Perhaps just as critical as his offensive contributions was a single defensive play West made with 57 seconds remaining, when he blocked a 3-point attempt by Kevin Durant with Indiana leading 94-91. That led to a Pacers timeout, followed by a huge 3-pointer by Lance Stephenson.
“Once I saw the way they were lined up, I knew what was coming,” West said. “I mean, that’s a play that almost every NBA team runs. They tried to throw a wrinkle in it, but I let my guy go because he wasn’t getting the ball in that moment. So I just sniffed it out; just chased Durant over the top and made a play on the ball.”
West said that the intensity of the focus the Pacers had on this afternoon was a result of the caliber of team they were up against. But as has been the case throughout this extended fog Indiana has experienced, is there a fear that this team will fall into another rut in the early rounds of the playoffs, before they see a team like the defending-champion Heat?
“There’s just too much on the line at that point,” West said. “Even now, our focus is to go into the playoffs feeling good, confident, strong and together.”
“We knew it was there. We’ve just had our ups and downs. I feel like that brought us together more. I feel like that made us more of a team. I think it’s helping us, making us more of a unit. I mean, when we play together and share the ball, the game is easy for us.”
It looked a lot easier for the Pacers Sunday than it has in some time. For Stephenson, who hit the clutch trey late and finished with his league-leading fifth triple-double of the season, it was a matter of enjoying what he loves doing.
“This is like a playoff atmosphere,” Stephenson said of the matchup against the Thunder. “I just wanted to get a ‘W,’ get my teammates involved and have fun doing it.”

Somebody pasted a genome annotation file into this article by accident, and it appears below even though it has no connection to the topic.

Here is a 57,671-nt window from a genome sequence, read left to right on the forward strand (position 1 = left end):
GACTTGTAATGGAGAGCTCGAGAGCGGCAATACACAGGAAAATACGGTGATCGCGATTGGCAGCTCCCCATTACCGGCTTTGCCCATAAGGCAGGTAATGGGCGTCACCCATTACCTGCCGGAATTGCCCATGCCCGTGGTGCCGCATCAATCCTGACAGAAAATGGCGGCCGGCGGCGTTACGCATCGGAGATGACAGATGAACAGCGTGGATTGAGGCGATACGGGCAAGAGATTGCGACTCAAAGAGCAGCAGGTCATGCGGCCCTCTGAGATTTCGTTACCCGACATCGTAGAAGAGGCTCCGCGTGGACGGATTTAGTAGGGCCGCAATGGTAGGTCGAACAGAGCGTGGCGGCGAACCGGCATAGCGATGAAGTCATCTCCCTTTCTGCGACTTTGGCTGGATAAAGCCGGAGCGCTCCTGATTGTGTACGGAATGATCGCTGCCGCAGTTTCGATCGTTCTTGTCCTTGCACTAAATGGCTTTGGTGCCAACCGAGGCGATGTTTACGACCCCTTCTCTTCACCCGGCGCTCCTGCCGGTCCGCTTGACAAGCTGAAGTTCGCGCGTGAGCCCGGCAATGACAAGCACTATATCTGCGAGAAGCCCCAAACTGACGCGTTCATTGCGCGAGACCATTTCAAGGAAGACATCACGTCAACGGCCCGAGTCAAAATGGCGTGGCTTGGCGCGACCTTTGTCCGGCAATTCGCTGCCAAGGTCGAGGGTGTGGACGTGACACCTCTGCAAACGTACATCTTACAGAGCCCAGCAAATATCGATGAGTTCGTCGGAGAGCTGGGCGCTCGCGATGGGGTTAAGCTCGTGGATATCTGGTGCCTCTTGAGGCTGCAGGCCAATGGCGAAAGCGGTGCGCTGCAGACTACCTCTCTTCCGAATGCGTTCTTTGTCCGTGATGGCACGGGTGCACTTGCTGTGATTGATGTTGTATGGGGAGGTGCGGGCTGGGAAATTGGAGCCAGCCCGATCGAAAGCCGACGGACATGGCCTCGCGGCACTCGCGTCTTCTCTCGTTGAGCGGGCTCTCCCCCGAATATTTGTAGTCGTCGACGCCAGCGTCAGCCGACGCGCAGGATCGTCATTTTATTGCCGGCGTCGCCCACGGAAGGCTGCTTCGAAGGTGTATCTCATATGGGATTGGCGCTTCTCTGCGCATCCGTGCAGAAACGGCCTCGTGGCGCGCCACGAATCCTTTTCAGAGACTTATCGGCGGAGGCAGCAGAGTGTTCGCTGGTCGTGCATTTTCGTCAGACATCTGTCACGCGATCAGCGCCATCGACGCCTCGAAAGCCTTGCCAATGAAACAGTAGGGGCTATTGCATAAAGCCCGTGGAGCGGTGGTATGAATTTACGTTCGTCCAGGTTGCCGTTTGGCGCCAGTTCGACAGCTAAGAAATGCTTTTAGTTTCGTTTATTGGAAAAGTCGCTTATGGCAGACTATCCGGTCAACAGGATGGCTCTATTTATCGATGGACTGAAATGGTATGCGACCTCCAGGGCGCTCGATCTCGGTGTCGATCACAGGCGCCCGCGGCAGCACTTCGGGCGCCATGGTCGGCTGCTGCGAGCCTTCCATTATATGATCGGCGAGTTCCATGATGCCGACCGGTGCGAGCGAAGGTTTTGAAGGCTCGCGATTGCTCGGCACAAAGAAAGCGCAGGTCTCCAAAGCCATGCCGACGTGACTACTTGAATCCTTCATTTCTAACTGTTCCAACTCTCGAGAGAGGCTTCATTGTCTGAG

Getting his teammates involved was a big component of his performance Sunday, as Stephenson finished with 11 assists to go along with 17 points and 10 rebounds.
“We always knew we still had it. You just gotta go out there and play hard, move the ball. During that little struggle that we had, we didn’t move the ball and we weren’t playing great defense. And I think that’s what we’re trying to get back to. So hopefully this game tonight and the next one will help us get ready for the playoffs and have that momentum.”
Watson, who was sidelined nearly a month with a hamstring injury, was 6-of-10 from the field, including 4-of-7 from beyond the 3-point line in 25 minutes on the floor. He said getting acclimated to game action again is not an issue, and as his play Sunday showed, he’s ready.
“It wasn’t hard at all,” he said. “I’ve been still shooting and running. So the only thing that’s hard probably is getting in shape and stuff like that. But I’ve been running and doing my side stuff so it wasn’t anything where I thought it was going to be a slow start.”
Watson hit his first four shots, and for his fifth attempt, he brought the ball across the timeline, got near the arc at the top and promptly fired another 3. It didn’t go, but Watson knew that he was feeling it, and it would be wrong not to try for a fifth consecutive bucket.
“Make it or miss it, I’m going to keep shooting, regardless,” Watson said. “When you see the ball go through the rim, it makes it a little easier to shoot the next one when you get the ball. So you’ve just gotta be aggressive, and that’s what I’ve been doing.”
“A win is important, but the damage a loss would have made on us in our heads and our confidence would be, I believe, much more than whatever the win gives us. As much as a win is or the No. 1 seed is vs. the confidence that we get from (retaking) the one-seed with the win against Oklahoma City and going into the playoffs right now (is huge).”